If by 2040, the Old Dominion has completed its transition into a federal annex fringed by Berkshire-owned feudatories and horse farms, July 5, 2020 will go down in history as the moment the power balance shifted decisively toward the new oligarchs.
The Atlantic Coast Pipeline is dead. Democrats in the statehouse have run out the clock and Dominion Power, having sunk billions into the project, is cutting its losses. And on Sunday, the Wall Street Journal reported that, “[Dominion] will almost entirely exit from its gas-transmission business with the sale of its pipeline and storage assets to Berkshire Hathaway Energy.”
If the pipeline had been finished, Norfolk would probably have become a natural gas exporting terminal. As it stands, the mid-Atlantic’s only liquid natural gas exporting terminal is the Dominion facility in Cove Point, Maryland, of which Berkshire now owns a share. So, the big winners in the pipeline cancellation are: Berkshire Hathaway, the State of Maryland, and a cabal of rich progressives in Charlottesville.
The big losers are likely to be Dominion’s union workers. Berkshire has a record of union-busting, including a recent incident in New Jersey when truckers and warehouse workers who tried to organize were laid off and replaced with contractors. The union representing Dominion’s gas workers in several mid-Atlantic and Appalachian states seems to be worried, with good reason. “At this time we fully realize there are many unanswered questions and the Leadership is scheduling meetings with Labor Relations as well as the Company officials to transition employees and benefits over the next few months,” United Local Gas Workers Local 69 posted to their Facebook page on Sunday.
Berkshire also owned most of the newspapers in western and central Virginia until March, including the Richmond Times-Dispatch, the Free Lance-Star, the Culpeper Times-Exponent, the Daily Progress in Charlottesville, the News Virginian in Waynesboro, and the Roanoke Times, giving them almost complete control of the pipeline narrative in the parts of the state where it mattered. Lee Enterprises paid $140 million for all Berkshire’s papers nationwide in March, not just the ones in Virginia, and Berkshire now owns all of Lee’s debt. Unlike Berkshire’s New Jersey workers, the Roanoke Times has been allowed to unionize as of this April, right after they got rid of it.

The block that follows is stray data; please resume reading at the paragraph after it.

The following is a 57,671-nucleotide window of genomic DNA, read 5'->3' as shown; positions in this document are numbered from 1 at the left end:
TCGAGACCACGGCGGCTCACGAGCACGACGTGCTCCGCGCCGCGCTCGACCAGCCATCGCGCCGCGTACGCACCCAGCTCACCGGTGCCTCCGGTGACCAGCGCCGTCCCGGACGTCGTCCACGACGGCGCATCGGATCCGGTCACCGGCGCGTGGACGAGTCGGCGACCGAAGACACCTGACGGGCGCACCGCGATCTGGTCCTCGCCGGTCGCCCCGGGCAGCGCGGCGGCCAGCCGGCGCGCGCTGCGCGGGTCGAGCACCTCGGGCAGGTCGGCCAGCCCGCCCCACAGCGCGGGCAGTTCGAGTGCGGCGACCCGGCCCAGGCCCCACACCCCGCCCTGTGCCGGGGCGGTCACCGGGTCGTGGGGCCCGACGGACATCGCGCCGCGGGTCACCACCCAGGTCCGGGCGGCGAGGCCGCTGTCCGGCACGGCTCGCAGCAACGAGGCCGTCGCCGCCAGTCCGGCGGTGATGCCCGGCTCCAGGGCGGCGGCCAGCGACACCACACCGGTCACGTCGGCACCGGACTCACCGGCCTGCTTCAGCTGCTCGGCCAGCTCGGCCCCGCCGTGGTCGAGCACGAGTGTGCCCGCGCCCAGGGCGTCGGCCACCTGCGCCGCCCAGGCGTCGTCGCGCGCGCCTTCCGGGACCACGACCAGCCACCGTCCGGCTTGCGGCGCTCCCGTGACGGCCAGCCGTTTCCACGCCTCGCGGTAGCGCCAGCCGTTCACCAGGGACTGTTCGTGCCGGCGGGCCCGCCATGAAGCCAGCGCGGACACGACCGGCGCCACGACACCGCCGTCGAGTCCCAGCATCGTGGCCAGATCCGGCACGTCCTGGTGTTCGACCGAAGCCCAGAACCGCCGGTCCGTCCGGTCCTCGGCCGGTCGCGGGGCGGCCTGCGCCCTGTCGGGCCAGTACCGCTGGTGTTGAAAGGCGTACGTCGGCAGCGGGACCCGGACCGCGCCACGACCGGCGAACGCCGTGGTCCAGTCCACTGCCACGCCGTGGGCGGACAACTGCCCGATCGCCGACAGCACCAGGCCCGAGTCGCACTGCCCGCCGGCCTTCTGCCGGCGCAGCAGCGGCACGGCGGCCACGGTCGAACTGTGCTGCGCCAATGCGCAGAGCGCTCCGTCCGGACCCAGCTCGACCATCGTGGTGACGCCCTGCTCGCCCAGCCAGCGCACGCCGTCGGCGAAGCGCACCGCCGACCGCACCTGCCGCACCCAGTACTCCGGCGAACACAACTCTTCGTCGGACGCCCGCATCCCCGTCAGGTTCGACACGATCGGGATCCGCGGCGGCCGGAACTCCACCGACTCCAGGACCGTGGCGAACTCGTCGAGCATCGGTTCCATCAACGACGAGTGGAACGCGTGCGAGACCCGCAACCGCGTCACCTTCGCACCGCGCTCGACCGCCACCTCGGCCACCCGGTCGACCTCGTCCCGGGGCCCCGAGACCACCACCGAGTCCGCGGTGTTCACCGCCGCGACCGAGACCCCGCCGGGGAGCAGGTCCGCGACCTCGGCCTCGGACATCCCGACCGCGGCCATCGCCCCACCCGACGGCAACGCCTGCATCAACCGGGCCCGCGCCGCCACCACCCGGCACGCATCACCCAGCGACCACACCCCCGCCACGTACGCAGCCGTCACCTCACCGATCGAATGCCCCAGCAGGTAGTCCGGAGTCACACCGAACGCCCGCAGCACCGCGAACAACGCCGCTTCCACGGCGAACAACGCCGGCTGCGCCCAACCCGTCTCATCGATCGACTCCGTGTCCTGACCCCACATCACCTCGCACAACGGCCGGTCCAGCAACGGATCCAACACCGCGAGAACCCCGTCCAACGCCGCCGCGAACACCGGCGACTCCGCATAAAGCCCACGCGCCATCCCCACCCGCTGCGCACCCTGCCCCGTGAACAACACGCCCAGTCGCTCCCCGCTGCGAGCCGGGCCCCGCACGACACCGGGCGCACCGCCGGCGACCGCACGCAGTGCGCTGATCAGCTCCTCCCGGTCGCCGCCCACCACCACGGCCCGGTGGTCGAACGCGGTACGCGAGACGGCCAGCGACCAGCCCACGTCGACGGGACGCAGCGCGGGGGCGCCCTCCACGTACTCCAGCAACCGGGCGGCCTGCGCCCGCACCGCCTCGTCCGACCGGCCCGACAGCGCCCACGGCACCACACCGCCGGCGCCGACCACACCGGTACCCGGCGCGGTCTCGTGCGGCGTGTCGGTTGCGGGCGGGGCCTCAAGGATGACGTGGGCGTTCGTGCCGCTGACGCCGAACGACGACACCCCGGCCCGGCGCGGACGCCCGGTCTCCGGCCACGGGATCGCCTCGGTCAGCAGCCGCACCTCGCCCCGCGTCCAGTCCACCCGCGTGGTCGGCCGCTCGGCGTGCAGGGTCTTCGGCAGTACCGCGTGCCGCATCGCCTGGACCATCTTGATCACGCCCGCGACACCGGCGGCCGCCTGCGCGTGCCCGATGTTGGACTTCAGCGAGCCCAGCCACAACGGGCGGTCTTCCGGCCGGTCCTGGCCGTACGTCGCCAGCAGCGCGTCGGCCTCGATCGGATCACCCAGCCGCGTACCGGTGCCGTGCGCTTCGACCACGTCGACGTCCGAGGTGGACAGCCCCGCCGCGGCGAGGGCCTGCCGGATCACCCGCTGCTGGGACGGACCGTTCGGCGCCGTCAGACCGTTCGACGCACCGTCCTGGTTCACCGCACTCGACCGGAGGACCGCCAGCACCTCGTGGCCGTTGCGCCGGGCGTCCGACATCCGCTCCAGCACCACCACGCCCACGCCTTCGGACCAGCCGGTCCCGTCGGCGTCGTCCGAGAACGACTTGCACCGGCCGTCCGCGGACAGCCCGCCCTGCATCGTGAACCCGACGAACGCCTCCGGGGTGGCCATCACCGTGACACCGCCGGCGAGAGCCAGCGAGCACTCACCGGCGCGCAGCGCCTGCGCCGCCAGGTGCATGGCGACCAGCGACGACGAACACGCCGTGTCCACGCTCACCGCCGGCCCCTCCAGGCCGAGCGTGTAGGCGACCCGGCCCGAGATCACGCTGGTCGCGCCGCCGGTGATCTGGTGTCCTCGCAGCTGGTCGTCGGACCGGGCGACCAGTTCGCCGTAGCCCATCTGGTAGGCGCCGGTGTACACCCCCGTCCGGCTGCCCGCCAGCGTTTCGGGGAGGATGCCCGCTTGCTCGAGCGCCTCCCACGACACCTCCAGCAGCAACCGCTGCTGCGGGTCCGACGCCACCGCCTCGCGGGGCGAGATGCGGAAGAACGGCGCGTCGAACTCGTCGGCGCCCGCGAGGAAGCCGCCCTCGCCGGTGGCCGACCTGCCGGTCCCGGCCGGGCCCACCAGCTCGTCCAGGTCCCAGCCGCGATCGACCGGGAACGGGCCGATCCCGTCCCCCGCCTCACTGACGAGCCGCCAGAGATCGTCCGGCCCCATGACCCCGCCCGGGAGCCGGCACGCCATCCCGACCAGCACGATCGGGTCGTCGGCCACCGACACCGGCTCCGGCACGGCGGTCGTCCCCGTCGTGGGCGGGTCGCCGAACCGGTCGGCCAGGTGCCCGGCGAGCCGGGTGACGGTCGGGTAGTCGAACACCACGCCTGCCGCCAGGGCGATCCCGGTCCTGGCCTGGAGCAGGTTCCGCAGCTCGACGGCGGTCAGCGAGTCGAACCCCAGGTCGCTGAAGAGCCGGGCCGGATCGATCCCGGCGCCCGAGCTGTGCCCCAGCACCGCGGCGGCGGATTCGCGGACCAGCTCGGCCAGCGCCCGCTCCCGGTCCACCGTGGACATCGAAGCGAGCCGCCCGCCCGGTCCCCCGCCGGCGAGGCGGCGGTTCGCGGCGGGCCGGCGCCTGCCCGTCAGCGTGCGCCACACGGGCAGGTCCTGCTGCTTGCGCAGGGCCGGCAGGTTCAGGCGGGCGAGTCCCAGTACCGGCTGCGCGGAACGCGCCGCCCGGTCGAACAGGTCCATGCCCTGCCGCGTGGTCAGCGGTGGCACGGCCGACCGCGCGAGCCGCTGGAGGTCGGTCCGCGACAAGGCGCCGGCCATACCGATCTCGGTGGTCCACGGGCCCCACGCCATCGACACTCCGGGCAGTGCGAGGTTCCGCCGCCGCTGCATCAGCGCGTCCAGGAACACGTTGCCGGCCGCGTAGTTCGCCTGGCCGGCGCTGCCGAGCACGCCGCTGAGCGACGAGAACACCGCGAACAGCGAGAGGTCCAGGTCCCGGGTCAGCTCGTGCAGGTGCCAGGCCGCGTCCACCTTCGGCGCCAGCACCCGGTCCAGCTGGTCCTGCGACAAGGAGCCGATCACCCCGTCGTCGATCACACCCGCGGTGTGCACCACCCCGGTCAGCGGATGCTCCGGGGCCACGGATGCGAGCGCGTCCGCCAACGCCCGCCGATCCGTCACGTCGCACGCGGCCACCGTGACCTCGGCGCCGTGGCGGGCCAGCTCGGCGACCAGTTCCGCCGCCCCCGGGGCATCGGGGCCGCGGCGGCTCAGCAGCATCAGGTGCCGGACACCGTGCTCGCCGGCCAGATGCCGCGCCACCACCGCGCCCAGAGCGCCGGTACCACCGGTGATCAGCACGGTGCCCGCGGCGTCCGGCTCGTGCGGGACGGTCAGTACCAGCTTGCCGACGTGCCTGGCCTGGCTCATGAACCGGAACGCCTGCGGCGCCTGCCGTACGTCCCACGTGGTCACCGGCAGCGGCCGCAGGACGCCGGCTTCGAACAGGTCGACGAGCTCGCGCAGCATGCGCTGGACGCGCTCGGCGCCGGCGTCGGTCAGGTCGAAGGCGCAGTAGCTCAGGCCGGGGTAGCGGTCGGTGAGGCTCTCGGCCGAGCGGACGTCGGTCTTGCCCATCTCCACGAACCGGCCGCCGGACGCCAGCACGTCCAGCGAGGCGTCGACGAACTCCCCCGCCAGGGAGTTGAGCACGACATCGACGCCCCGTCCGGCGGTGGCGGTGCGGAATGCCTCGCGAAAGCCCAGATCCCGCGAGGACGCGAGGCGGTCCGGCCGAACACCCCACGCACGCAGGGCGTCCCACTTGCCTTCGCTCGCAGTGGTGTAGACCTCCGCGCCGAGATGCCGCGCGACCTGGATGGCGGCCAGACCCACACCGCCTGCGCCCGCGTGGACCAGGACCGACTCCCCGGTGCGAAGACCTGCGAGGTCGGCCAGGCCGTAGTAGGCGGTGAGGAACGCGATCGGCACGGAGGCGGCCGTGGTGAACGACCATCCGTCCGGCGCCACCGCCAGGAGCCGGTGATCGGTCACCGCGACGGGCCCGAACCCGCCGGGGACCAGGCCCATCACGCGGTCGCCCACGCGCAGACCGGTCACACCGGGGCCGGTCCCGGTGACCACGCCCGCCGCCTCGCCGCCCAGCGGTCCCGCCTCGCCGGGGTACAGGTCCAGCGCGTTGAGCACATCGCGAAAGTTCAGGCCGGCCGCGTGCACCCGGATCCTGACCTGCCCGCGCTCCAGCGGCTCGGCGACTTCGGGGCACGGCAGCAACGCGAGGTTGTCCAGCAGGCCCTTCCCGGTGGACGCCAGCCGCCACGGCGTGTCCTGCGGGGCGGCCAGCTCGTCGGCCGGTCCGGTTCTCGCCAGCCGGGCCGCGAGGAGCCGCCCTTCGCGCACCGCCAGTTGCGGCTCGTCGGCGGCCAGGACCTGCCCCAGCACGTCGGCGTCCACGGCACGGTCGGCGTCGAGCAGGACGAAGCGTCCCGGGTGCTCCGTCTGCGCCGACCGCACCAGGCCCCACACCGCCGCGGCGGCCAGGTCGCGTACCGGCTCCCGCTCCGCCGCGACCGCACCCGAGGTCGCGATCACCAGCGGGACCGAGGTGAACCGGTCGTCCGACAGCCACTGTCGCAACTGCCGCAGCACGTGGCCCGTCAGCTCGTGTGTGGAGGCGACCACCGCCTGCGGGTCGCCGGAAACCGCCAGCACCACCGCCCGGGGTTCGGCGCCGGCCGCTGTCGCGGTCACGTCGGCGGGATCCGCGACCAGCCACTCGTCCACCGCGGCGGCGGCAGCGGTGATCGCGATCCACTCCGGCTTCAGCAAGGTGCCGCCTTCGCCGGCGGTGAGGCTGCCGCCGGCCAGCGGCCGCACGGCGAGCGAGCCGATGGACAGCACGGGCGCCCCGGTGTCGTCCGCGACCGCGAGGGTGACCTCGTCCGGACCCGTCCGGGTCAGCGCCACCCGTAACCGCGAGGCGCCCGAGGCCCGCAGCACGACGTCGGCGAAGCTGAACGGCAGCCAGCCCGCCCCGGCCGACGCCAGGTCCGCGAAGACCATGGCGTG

The value of BH’s Virginia newspapers is peanuts compared to the $9.7 billion Dominion deal, but it is nevertheless worth noting that during the contentious debate over the pipeline, most of the newspapers in Virginia were owned by a company that is now going to acquire Dominion’s natural gas operations. Today Berkshire does not own the papers, but they are the sole creditor to the company that does, which means they retain a non-trivial amount of influence, and much less of the risk.
It was not simply regulatory roadblocks that killed the pipeline; in fact there were several important victories on that front. The Supreme Court ruled in June that the pipeline could be cut underneath the Appalachian Trail, overturning an earlier verdict that the Forest Service didn’t have the authority to grant a permit. No, it was political opposition, not regulatory hurdles, that killed the pipeline. That opposition came in the form of astroturf groups funded by people connected to Berkshire figures, and Democratic politicians who received donations from people connected to the company (the largest single donor to the Democratic Party of Virginia in 2015 was the son of Buffett partner Charles Munger, Jr, whose money supplied more than half of their funds for statehouse races that year). The defeat of the pipeline was also enabled by the near-complete collapse of the Republican Party of Virginia, which failed to run candidates in nearly a third of state legislative districts in 2019.